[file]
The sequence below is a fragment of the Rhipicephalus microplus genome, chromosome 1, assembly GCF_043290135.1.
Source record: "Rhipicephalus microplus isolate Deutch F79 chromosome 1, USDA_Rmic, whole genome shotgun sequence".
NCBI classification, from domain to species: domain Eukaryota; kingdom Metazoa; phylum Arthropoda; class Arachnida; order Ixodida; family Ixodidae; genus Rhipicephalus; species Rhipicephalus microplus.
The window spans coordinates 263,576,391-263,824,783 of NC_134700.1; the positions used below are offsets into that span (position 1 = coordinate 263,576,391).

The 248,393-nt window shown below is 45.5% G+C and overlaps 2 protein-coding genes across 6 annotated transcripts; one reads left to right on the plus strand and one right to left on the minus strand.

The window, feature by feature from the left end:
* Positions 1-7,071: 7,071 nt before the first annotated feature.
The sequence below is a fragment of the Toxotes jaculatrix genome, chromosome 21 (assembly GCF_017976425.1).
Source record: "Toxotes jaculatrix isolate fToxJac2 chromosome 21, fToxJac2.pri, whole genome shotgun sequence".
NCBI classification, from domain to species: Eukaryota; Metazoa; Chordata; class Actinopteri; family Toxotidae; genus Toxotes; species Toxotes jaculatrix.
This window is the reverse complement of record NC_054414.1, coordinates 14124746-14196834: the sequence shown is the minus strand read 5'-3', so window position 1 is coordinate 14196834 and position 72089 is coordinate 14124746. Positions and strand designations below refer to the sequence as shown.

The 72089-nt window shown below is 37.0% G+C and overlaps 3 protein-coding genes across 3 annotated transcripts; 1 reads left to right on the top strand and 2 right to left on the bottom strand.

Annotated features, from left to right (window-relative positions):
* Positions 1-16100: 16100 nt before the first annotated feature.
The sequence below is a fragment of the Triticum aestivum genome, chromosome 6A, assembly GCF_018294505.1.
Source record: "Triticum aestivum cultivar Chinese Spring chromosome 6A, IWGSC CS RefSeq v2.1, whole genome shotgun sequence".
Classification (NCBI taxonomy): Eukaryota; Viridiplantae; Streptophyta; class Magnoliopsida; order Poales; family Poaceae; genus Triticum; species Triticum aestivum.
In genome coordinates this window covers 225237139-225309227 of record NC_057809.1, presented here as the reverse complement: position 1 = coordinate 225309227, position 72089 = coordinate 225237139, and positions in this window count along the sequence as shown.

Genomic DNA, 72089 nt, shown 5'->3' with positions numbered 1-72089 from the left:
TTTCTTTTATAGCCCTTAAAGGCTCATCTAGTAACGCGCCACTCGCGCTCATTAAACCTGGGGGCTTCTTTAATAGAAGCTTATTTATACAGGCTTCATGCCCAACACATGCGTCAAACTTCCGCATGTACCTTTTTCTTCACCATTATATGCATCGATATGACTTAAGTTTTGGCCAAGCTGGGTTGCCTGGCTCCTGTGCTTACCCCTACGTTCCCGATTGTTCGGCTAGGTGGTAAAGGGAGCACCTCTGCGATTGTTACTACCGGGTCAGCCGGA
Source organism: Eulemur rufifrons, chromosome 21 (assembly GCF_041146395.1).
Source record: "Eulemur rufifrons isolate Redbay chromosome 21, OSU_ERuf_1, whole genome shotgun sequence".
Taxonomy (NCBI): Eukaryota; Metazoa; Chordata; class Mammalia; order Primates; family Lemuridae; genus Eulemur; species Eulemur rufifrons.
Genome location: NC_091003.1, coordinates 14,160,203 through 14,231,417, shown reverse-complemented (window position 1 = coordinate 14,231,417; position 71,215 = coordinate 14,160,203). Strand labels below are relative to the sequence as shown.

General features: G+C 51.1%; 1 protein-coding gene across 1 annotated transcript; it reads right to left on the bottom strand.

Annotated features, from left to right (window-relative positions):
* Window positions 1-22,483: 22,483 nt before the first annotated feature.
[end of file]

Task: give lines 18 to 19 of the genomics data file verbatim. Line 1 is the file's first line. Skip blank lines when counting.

In genome coordinates this window covers 225237139-225309227 of record NC_057809.1, presented here as the reverse complement: position 1 = coordinate 225309227, position 72089 = coordinate 225237139, and positions in this window count along the sequence as shown.

Genomic DNA, 72089 nt, shown 5'->3' with positions numbered 1-72089 from the left: